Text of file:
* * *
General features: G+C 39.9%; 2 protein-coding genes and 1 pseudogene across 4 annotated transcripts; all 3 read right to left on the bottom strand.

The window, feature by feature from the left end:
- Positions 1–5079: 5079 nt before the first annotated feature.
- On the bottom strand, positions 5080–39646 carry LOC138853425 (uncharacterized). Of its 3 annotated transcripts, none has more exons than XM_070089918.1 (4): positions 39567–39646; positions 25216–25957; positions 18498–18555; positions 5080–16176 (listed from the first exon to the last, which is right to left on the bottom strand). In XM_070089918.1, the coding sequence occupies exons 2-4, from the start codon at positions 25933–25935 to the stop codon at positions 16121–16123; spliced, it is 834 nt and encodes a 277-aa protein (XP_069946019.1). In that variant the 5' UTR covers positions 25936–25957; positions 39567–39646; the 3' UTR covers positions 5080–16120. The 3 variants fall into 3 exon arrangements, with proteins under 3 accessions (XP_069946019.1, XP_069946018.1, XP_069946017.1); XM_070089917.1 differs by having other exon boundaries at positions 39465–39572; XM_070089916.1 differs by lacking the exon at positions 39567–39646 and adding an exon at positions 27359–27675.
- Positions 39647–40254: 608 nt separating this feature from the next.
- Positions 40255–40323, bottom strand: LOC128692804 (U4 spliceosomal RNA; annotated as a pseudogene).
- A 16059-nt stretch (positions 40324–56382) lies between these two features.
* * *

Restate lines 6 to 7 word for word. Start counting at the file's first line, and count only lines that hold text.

- Positions 40255–40323, bottom strand: LOC128692804 (U4 spliceosomal RNA; annotated as a pseudogene).
- A 16059-nt stretch (positions 40324–56382) lies between these two features.